To make our estimate more realistic, we’ve adjusted the count of 251 power plants to allow for the energy needed to provide everyone with a sweater or vest.
We’ll assume that each person needs one additional sweater or vest each year, at a cost of $50 each (in US dollars).
Some portion of this $50 goes to pay for energy used to make and deliver the sweater or vest. The energy used includes energy to provide water and feed for animals, energy to extract and process petroleum products used in fabrics, energy to build and run weaving machines, energy to ship materials and final garments, and so on. Compared to all of the various products and services provided within the world economy, garments do not seem to be highly energy intensive. Thus we’ll make the very approximate assumption that the energy used per dollar of output for sweaters and vests equals the average energy used per dollar of output for all products and services.
We’ll be conservative, and use an energy per dollar statistic for the US economy, which is relatively energy intensive. The Energy Consumption per Real Dollar of Gross Domestic Product (GDP) for the US in 2010 has been estimated as 7,500 Btu (as conservatively estimated on the high side by reading from the graph, not the chart, at http://www.eia.gov/totalenergy/data/monthly/pdf/sec1_16.pdf).
The energy consumption to produce one of our sweaters or vests is then ($50) x (7,500 Btu per $) = 375,000 Btu = 110 KWh.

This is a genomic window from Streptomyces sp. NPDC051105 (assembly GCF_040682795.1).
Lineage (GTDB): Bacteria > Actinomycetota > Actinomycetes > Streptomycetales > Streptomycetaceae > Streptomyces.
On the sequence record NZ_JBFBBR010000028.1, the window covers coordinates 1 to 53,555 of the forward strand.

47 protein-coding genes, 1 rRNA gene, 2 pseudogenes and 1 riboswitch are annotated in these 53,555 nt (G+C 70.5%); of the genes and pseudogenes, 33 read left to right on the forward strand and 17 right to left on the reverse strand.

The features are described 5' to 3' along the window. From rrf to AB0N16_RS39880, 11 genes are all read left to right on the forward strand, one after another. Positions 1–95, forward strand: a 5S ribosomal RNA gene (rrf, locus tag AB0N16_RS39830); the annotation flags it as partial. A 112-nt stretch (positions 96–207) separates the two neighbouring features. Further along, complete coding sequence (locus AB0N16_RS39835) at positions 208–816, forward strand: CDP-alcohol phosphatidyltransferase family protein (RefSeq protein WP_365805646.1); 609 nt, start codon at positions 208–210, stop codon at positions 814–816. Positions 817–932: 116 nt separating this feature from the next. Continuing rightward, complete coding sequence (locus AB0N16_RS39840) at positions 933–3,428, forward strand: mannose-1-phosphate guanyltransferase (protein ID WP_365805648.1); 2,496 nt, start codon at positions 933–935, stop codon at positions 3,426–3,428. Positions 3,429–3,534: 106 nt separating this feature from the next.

World population in 2010 has been estimated at 6.9 billion people (http://www.prb.org/Publications/Datasheets/2010/2010wpds.aspx).
This gives us an estimate of the energy needed annually to make the added sweaters and vests: 6.9 billion x 110 KWh = 759,000,000,000 KWh = 759,000 GWh.
If we divide the output of our representative power plant into the energy to make the sweaters and vests, we get an estimate of the number of large power plants needed to produce enough energy to provide the added garments: 759,000 GWh / 14,016 GWh = 54 large power plants.
So, our adjusted representation of the net energy savings from wearing a sweater or vest indoors is about 251 – 54 = 197 large power plants.
<5>The International Energy Agency’s data for 2010 shows world electricity generation at a total of about 21,500 TWh (http://www.iea.org/publications/freepublications/publication/kwes.pdf#page=26). Using estimates calculated in Note 1, the amount of energy that can be saved by indoor sweater wearing is about 3,512,260 – 759,000 = 2,753,260 Gigawatt hours (GWh) = 2,753 TWh, or about 13% of total world electricity generation.
Categories: Small Changes